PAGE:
Full-text resources of CEJSH and other databases are now available in the new Library of Science.
Visit https://bibliotekanauki.pl


2017 | 29/1 |

Article title

That ‘Nothing’ is ‘Something’: A critique of Sartre’s existentialism

Title variants

Languages of publication


That thing, called nothing, is, in the least, something. It is something because everything, indeed, anything has a name; and it doesn’t matter whether what is being referred to is membered (true), or non-membered (false). This means that there actually are two senses of existence: something- ness and no-thing-ness; whether it is some or none, the central being is thing or thing-ness. This could be demonstrated from the angle of reference (epistemology), meaningfulness (linguistic), inference (Logic), and the relevance of an absence of some certain reality (usually negative and undesirable) in the definition another reality (night-day, God-Satan, good-bad, right-wrong, etc). By the writings of classical and modern theorists, these concepts and perceptions ignite contemplating reality beyond immediate experience dissolving into the following ideas: perception versus independent reality; that every event has a cause vis-a-vis the idea/law of contingency and necessity; corporeality/materiality versus immateriality; tension between essence or existence; and ultimately the scope or nature of being in relation to non-being. Present article argues that for anything to count as nothing, it must be something which essence is nothingness. It concludes that, if the essence of a thing is thing-ness, and if the essence of nothing is nothingness, then, nothing is ultimately something which thing-ness rests in its nothingness.



Physical description





  • Bair, Deirdre (1990). Simone de Beauvoir: A Biography. New York: Touchstone Books.
  • Baird, Forrest E. (1999). Twentieth Century Philosophy. Prentice Hall. https://www.forest/ twentieth- century-philosophy. Retrieved: December 4, 2011.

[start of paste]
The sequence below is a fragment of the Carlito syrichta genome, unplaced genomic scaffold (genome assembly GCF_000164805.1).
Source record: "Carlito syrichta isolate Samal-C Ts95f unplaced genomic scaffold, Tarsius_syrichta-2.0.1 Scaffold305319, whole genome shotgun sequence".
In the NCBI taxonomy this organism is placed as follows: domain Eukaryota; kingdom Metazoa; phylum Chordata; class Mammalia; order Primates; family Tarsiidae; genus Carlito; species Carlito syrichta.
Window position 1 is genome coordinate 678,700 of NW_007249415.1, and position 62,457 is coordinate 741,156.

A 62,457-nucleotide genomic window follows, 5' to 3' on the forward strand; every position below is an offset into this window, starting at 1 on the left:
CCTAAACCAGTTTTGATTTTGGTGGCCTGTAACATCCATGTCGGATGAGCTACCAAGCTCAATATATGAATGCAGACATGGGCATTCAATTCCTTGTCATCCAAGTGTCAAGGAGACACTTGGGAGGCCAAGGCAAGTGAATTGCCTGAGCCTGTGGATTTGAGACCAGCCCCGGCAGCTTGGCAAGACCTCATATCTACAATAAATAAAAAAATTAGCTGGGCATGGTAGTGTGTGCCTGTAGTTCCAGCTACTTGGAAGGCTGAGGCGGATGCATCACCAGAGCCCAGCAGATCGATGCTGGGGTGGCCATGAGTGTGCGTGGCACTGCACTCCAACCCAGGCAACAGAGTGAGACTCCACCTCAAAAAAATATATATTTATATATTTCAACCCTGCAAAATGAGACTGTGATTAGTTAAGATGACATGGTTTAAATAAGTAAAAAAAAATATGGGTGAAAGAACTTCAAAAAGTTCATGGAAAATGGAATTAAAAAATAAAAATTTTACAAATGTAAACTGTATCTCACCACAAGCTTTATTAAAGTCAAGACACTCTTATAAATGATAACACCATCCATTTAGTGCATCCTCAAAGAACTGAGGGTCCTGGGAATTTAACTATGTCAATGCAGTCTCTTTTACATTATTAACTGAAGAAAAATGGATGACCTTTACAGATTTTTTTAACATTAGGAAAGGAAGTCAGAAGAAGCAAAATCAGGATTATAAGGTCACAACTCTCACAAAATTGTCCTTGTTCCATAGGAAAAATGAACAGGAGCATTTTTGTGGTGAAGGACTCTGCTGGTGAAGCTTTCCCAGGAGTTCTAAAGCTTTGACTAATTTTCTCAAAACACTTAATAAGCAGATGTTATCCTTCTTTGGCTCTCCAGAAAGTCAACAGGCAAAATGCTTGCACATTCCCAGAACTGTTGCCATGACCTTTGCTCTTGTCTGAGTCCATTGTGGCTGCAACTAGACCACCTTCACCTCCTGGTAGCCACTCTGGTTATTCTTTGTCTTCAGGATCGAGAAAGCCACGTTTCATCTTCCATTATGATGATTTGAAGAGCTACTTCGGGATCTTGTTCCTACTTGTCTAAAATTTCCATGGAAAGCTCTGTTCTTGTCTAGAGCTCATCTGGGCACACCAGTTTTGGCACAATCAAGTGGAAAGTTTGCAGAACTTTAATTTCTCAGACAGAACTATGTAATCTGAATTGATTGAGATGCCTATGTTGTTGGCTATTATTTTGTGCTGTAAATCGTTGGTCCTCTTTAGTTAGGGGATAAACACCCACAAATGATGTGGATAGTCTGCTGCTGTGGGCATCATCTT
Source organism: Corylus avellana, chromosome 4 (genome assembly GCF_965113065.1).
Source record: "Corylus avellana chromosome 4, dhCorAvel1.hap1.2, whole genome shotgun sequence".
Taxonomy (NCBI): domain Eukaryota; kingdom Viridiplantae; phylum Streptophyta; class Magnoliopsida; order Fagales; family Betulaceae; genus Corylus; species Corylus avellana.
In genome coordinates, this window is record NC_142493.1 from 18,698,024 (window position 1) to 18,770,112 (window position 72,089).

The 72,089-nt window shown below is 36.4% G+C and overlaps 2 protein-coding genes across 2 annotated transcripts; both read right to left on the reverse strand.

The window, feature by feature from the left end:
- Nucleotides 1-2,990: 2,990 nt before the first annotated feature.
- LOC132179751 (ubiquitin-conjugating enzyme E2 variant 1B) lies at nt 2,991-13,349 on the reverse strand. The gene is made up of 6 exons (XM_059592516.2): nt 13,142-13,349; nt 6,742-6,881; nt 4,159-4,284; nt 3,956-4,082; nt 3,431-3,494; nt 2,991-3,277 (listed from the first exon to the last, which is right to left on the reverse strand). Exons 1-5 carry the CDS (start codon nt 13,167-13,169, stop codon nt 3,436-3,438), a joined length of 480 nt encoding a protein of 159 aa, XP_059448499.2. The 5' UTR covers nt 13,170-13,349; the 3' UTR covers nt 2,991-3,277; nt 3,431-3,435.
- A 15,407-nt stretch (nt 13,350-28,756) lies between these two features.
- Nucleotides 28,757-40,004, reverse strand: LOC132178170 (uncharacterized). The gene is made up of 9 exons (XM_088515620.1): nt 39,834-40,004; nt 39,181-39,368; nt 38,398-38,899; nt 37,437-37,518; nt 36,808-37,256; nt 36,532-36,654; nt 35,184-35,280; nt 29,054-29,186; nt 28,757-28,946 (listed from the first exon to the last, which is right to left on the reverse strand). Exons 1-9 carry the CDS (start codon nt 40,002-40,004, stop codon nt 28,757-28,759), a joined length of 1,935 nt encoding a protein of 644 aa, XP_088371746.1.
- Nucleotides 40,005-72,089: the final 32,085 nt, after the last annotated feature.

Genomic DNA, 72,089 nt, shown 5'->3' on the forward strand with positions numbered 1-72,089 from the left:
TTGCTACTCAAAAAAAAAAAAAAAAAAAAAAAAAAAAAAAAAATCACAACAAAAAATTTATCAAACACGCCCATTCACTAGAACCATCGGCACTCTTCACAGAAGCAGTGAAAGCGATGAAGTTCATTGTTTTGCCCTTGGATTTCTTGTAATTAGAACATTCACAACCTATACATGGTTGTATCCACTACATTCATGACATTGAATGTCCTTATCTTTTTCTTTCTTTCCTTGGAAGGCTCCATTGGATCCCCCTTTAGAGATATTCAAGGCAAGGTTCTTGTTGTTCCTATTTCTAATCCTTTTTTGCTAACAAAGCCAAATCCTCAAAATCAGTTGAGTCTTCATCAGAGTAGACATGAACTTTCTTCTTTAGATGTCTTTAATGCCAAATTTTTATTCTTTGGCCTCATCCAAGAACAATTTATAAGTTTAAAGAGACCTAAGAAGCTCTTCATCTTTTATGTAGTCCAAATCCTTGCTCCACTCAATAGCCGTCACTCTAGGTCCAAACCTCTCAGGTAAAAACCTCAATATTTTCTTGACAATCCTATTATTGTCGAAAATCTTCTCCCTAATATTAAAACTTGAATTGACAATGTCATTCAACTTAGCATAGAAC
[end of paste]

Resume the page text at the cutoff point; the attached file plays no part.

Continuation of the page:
• Benjamin, Ludy T. Jnr., Hopkins Roy J., and Nation, Jack R. (1994). Psychology Third Ed. USA: Macmillan Pub. Co.
  • Breisach, Ernst (1962). Introduction to Modern Existentialism, New York: Grove Press.
  • Crowell, Steven (2010)."Existentialism". Stanford Encyclopedia of Philosophy.
  • Fullbrook, Kate and Edward Fullbrook (1994). Simone de Beauvoir and Jean-Paul Sartre: The Remaking of Twentieth Century. Legend: Basic Book.
  • Heschel, Abraham J. (1965). Who is Man? Stanford: SUP.
  • Honderich, Ted (ed.) (1995). Oxford Companion to Philosophy. Oxford: OUP.
  • Jaspers, Karl (1957). "Philosophical Autobiography" in Paul Arthur Schilpp (ed.) The Philosophy of Karl Jaspers. The Library of Living Philosophers IX: Tudor Publishing Company.
  • Kaufmann, Walter (1956). Existentialism: From Dostoevesky to Sartre. New York: Meridian Books Inc.
  • Lowrie, Walter (1969). Kierkegaard's “Attack upon ‘Christendom’,” 1844-1845. USA: PUP
  • McQuarrie, John (1972). Existentialism. New York: Westminster of Philadelphia Pub.
  • Marcuse, Herbert (1972). "Sartre's Existentialism". Printed in Studies in Critical Philosophy. Translated by Joris De Bres. London: NLB, 1972.
  • Popkin, Richard H. (1999). The Columbia History of Western Philosophy. New York: The Columbia University Press.
  • Samuel, Keen M. (1967). "Gabriel Marcel" in Paul Edwards (ed.) The Encyclopaedia of Philosophy. New York: Macmillan Publishing Co.
  • Sartre, Jean-Paul (1947). Existentialism and Humanism. Great Britain: Methuen publishers.
  • Solomon, Robert C. (1974). Existentialism. New York: McGraw-Hill.
  • Stumpf, Samuel E. and Fieser, J. (2003). Socrates to Sartre and Beyond: A History of Philosophy. NY: McGraw-Hill Books: 459-469.

Document Type

Publication order reference



YADDA identifier

JavaScript is turned off in your web browser. Turn it on to take full advantage of this site, then refresh the page.